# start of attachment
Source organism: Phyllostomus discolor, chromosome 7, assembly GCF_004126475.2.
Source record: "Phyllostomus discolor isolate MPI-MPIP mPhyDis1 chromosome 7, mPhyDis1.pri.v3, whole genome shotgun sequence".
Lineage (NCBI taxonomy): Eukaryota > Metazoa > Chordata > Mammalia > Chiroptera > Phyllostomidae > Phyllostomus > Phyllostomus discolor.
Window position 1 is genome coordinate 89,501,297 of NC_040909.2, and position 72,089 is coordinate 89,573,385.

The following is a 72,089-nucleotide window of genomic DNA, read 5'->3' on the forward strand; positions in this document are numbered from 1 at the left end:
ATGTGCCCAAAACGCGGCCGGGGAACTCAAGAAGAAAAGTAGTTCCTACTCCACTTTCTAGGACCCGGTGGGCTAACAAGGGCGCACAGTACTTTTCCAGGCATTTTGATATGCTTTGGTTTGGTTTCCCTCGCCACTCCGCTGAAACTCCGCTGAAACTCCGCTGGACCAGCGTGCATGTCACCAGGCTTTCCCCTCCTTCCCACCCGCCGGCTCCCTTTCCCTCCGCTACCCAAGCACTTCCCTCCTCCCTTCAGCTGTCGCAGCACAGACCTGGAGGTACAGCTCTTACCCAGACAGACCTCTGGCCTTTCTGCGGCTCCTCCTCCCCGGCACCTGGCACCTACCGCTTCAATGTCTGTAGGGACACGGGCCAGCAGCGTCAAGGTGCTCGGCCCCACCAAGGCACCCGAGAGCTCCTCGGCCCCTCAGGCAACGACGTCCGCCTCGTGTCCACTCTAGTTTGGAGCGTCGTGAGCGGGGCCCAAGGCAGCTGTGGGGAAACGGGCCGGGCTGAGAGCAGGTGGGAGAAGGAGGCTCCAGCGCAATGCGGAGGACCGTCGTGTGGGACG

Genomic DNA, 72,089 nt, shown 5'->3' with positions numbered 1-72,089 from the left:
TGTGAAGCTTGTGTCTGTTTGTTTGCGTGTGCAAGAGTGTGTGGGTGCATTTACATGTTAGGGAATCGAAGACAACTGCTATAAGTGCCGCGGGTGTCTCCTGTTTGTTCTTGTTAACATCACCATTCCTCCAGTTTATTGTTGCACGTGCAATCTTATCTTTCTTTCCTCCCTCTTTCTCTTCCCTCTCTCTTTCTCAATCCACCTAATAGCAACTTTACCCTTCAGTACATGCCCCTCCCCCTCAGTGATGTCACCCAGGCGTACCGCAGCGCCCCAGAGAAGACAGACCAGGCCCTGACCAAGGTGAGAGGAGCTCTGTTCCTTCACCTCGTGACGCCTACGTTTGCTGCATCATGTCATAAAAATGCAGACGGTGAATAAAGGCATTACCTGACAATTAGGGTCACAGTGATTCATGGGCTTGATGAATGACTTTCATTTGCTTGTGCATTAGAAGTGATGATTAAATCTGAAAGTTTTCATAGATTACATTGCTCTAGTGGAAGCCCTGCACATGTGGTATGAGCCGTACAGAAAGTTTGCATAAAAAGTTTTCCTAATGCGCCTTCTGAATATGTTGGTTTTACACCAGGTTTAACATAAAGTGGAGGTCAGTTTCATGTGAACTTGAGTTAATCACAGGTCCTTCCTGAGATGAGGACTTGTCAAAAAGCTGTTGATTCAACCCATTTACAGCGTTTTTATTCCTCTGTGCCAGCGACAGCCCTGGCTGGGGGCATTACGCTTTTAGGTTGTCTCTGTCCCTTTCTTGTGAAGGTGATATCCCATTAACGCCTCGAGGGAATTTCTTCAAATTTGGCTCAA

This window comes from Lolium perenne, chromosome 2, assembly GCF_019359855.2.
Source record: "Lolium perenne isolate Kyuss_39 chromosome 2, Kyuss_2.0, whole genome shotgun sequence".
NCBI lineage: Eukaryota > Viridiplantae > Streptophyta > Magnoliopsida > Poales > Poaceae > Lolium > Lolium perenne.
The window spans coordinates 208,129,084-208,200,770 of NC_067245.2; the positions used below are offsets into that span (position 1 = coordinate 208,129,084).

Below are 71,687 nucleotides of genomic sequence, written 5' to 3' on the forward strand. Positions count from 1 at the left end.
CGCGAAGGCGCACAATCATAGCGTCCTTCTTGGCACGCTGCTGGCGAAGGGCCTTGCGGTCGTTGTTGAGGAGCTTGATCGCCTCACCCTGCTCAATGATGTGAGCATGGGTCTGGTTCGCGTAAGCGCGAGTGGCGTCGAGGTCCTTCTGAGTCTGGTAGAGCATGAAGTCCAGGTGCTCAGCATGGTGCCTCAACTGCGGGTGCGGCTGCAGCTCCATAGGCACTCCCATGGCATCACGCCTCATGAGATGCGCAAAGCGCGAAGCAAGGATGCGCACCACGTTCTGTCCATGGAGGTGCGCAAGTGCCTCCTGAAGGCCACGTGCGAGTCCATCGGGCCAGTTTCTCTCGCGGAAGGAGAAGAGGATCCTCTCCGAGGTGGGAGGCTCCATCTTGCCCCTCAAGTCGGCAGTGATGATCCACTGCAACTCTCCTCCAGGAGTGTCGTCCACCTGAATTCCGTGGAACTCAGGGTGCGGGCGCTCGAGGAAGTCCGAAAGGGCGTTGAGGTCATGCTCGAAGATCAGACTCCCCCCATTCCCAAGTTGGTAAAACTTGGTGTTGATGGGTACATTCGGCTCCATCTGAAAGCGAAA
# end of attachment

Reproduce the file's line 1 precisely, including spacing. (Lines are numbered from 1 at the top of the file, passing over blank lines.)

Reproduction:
Source organism: Phyllostomus discolor, chromosome 7, assembly GCF_004126475.2.